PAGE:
The future of regional, rural and remote psychiatry

  • Woman using laptop to talk to mask wearing woman
Dr Skye Kinder
By
the Royal Australian and New Zealand College of Psychiatrists
Dr Skye Kinder
Member, RANZCP Trainee Representative Committee
Young Australian of the Year (VIC) 2019

Associate Professor Mat Coleman
Chair, RANZCP Section of Rural Psychiatry


Issue
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Over the past year, the COVID-19 pandemic has highlighted gaps in mental healthcare in Australia. Despite an increasing need and demand for mental health services across rural, regional and remote areas, people living outside of the capital cities are currently under-served in terms of access to psychiatry and other mental health services. Recent funding announcements and recommendations from various royal commissions and inquiries will go some way to creating systemic change; however, this change cannot happen without a workforce to enact it.

It is therefore clear that in order to achieve positive outcomes for people living with mental illness in rural, regional and remote areas of this country, as well as to achieve positive outcomes for their families and carers, we need to reform and future-proof our mental health workforce outside of the major cities. The specialist psychiatric workforce remains concentrated in metropolitan locations, and while some success has been achieved in rectifying the maldistribution of psychiatrists and mental health professionals, a predominance of training programs and services continue to be administered and supported in mostly metropolitan locations.

Recognising these challenges and the clear need for change, the RANZCP is conducting a scoping project to develop a blueprint for dedicated and enhanced bi-national rural psychiatry training opportunities. This work will expand on the efforts already made to increase training rotations and experiences through the Commonwealth funded Specialist Training Program (STP) and Integrated Rural Training Pipeline (IRTP) funding initiatives.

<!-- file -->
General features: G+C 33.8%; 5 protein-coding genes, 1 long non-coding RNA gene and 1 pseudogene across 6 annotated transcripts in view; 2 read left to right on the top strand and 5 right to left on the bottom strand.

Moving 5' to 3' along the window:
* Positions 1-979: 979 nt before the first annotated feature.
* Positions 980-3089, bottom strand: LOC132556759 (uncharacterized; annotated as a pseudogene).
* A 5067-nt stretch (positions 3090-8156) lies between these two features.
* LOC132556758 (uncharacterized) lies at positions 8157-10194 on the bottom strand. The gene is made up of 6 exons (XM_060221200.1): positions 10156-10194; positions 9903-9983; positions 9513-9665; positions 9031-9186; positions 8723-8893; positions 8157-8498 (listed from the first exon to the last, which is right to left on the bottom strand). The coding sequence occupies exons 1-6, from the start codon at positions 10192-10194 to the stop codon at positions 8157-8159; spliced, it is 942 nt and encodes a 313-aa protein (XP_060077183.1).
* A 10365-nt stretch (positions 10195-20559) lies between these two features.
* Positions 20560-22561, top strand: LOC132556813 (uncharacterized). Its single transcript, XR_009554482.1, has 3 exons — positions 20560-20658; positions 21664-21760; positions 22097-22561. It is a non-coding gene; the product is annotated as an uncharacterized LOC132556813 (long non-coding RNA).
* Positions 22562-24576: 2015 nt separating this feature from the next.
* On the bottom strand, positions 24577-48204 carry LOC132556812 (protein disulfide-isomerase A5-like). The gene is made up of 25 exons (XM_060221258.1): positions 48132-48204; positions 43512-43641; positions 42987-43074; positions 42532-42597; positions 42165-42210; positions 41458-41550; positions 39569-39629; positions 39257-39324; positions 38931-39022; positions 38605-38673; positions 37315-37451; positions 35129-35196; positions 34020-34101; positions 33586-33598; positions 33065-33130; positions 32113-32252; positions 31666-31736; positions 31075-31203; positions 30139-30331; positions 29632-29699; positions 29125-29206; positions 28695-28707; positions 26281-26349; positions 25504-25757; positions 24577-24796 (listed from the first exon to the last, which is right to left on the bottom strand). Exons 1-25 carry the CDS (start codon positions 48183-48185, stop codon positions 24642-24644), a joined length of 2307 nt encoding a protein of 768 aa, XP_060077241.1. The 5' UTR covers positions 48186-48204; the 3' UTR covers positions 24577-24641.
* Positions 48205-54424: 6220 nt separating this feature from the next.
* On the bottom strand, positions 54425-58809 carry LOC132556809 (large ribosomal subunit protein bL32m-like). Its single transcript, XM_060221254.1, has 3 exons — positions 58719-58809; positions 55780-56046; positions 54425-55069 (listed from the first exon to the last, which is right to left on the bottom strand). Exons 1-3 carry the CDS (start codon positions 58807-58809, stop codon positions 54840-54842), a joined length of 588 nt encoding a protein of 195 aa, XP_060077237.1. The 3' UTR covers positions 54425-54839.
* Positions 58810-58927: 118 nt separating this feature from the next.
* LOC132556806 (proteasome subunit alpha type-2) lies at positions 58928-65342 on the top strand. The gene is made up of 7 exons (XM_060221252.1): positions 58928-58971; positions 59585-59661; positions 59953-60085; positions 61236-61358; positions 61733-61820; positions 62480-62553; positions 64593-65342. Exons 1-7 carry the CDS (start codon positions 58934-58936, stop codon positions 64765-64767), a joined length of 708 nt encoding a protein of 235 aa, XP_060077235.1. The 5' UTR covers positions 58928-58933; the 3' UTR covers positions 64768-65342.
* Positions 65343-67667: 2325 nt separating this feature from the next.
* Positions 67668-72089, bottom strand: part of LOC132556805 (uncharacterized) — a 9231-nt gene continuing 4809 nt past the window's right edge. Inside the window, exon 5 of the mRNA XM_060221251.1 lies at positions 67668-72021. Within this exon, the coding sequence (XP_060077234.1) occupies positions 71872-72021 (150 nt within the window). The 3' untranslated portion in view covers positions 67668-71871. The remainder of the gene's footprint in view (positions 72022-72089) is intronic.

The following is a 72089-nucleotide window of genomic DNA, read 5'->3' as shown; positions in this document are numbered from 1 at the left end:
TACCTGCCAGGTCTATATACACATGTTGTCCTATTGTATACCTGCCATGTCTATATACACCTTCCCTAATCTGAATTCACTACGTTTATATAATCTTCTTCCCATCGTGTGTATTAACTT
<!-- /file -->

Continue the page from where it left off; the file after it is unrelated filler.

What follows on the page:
However, additional foundational funding to support the RANZCP will be required to further develop this strategic work to improve the distribution of the psychiatric workforce into the future.

Additionally, the creation of a diploma in psychiatry would provide the opportunity for generalists, particularly those working in rural and remote areas, to seek further training in mental health and psychiatry. In the interim, while the RANZCP continue to build capacity in rural, regional and remote psychiatric services, the temporary expansion of the availability of telehealth for clinical services in light of the COVID-19 pandemic has been an unexpected but welcome development.

Psychiatrists have highlighted a number of advantages of the use of the temporary telehealth item numbers, including increased accessibility for rural people, improved patient wellbeing and engagement, increased engagement with hard-to-reach consumers and increased service availability.

Of course, access to psychiatric support through telehealth is similarly inequitable for some rural, regional and remote patients, and we have noted some people lack access to the required equipment, poor internet connectivity, and technology failures as key issues that require attention. It is therefore essential that future use of telehealth in psychiatry be informed by the basic principles of equity, accessibility and effectiveness.

Ultimately, achieving a fundamental reshaping of our mental health system will require a long-term commitment, strong planning, and co-operation across public, private, government and not-for-profit sectors, and with community members. Now is the time for us, as medical practitioners and industry leaders, to call for better support and an iron-clad, long-term commitment from our leaders and governments to addressing the underfunding and under-resourcing we face in rural, regional and remote healthcare.

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